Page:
Part 1: Are An Introduced Queen & A Swarm Related?

Part 1: Are An Introduced Queen & A Swarm Related?

I introduce a queen to a colony and a swarm goes over my garden a few hours later.  Are these incidents related?  I don’t know the answer to this question, yet.  I’ll post next week.

The Inspection

I am down to one hive after 2 seasons of weak colonies, wax moths, wasps and lets be honest, some bad beekeeping, so it was with crossed fingers I went to carry out my first inspection of the season.

At first glance all looked good, with bees coming and going … but I could also observe they were not bringing in any/much pollen, which was a worry.

In the hive there were no eggs, larvae or capped brood.  This was a big worry!  No pollen, but plenty of honey stores.  About 6 frames of bees.  I found the marked queen.  Luckily no cells with multiple eggs, which would have been a sign of Laying Workers.

I assume the queen has stopped laying and I assume there isn’t a virgin queen as there is no brood from which a virgin could have been made in the last few weeks.  I assume the Queen is producing enough pheromone to stop bees becoming Laying Workers.

Next Steps

I went online and bought a queen (delivery was going to take about 10 days).

To reduce risk of bees becoming workers, I added a frame of eggs from a friends hive (thanks Carolyn).

Introducing Queen (10 Days Later)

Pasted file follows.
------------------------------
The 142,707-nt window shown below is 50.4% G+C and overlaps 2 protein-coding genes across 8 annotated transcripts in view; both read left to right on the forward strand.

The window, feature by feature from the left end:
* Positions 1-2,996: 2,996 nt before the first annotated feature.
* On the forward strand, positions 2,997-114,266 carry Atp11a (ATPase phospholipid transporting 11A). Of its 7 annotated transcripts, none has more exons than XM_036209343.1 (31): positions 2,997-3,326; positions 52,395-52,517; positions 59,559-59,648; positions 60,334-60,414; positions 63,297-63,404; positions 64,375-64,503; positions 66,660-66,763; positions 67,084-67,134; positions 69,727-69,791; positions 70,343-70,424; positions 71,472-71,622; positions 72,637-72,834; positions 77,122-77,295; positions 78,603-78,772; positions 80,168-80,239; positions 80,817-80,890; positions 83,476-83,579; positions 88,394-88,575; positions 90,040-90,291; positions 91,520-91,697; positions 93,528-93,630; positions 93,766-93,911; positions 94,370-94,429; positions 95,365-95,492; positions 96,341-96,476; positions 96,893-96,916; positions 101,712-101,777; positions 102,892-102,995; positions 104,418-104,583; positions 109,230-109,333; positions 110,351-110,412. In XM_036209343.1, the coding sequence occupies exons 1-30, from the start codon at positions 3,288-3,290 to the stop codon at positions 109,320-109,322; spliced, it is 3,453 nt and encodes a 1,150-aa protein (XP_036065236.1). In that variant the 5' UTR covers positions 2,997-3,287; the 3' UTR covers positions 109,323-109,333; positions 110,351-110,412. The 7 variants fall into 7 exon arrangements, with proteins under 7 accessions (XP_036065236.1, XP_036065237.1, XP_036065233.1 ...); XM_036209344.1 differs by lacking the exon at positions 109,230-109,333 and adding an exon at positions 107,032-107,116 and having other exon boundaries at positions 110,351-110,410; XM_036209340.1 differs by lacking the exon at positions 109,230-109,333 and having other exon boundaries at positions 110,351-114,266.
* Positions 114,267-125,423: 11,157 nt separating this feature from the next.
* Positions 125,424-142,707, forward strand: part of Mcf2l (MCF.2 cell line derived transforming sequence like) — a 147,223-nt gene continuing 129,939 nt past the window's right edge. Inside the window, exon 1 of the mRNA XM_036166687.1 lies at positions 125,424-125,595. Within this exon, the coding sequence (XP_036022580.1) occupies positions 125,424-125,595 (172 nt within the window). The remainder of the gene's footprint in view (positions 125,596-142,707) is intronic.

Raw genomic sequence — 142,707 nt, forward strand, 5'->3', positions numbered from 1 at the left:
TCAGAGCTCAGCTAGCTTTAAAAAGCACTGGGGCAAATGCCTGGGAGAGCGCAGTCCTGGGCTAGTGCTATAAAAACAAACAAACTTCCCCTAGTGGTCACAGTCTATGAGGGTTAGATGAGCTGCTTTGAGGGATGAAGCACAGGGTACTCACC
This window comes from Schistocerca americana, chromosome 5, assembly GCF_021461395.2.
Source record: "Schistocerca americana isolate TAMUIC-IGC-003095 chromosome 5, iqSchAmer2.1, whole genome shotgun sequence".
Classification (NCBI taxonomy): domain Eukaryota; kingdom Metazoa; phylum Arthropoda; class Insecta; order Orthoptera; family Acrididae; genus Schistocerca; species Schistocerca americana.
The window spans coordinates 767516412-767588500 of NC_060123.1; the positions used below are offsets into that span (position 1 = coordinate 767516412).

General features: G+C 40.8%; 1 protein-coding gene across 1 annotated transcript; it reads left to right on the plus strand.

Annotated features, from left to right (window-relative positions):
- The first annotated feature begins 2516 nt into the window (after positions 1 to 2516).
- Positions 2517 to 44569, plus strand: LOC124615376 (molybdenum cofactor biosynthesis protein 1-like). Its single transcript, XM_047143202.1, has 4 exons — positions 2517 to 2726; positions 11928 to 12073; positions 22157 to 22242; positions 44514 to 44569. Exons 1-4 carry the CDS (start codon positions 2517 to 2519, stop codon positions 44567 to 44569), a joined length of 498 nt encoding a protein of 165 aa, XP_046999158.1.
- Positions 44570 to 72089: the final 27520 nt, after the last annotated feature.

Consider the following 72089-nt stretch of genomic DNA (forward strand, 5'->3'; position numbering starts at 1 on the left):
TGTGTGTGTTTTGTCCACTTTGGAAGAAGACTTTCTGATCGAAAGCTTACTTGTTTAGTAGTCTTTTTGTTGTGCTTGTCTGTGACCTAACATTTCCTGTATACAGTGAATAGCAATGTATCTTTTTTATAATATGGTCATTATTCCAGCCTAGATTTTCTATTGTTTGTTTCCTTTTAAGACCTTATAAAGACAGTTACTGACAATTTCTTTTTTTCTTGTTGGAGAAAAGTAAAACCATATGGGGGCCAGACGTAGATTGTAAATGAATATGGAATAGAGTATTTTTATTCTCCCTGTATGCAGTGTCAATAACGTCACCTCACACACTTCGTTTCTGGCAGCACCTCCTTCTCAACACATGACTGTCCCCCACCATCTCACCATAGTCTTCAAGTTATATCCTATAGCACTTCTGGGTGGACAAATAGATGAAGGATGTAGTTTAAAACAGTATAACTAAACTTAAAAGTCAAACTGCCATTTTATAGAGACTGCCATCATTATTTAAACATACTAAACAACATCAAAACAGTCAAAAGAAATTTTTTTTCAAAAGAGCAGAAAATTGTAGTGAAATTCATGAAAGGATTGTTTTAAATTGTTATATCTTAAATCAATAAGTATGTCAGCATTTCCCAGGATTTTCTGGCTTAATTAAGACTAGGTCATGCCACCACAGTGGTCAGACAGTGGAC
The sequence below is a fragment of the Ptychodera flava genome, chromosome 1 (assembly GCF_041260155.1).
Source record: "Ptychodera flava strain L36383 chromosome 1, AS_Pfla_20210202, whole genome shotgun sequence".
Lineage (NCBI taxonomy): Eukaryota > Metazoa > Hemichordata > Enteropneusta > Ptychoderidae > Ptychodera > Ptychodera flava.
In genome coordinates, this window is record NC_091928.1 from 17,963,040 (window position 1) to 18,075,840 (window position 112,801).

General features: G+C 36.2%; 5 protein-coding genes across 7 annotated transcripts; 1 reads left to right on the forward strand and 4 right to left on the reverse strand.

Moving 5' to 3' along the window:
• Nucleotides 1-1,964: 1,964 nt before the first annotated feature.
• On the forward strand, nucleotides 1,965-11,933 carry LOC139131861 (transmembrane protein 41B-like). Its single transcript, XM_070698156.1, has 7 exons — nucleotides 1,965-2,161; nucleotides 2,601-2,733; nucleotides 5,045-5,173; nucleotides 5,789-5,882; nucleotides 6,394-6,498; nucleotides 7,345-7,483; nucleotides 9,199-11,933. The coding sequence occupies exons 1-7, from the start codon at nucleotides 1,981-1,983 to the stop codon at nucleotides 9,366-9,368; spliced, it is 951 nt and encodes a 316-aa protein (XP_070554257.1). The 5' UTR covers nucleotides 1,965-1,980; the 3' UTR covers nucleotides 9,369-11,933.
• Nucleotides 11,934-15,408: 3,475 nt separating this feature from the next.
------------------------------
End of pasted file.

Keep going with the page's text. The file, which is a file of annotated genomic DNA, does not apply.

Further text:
There is some best practice with how to introduce a queen but being (A) not a great beekeeper, (B) time limited (full time job and kids at home under lockdown) and (C) reducing the chance of beekeeper error, I did the minimum.  Doing the minimum does reduce the risk of the bees not accepting her … but I calculated this was a lower risk than me losing or injuring the queen.

So, I killed the current queen, removed the plastic tabs from the end of the queen cage and popped the cage into the hive.

Marked Queen 2019
Marked Queen 2019

I’ll inspect in 7 to 10 days to see if there are eggs or a dead queen.

The Swarm

So, I did all the above in the morning. Three hours later a large swarm went through our front garden, down the cul de sac, over a few neighbours gardens and then seemed to settle in a hole in a tree (high up).  Luckily the neighbours found the swarm reduced some of the monotony of lockdown and I shouted out to anyone that would listen that “it wasn’t mine” (probably wasn’t mine would have been more accurate).

I don’t think it was mine for the following reasons:

  1. Earlier the same day, I had both killed the queen (definitely) and left a queen in a cage which will take a few days to get her out of
  2. I presume there wasn’t a virgin queen in my hive (I hope)
  3. I think the swarm was too big (about 15,000 bees by my estimate: 30m long swarm x 10m wide x 5m high, with density of 10 bees per cubic metre – has any one got better ideas of how to estimate a flying swarm size?)

However, I’ll find out when I next inspect and you can find out in Part 2.

There was another swarm the next day, that passed 20m from my house. Starting to get excited about the season.  I need more bees, so I’ve ordered some Vita swarm attractant wipes (blog sponsor) and set up a nuc box.

Not My Swarm - April 2020
Not My Swarm – April 2020


Hope all going well with the start to your beekeeping seasons.

I also found these little wasp nests in the upstairs window sill.  Spring is in full flow.

Wasp Nest (Next To "Cole", From Ninjagos)
Wasp Nest (Next To “Cole”, From Ninjagos)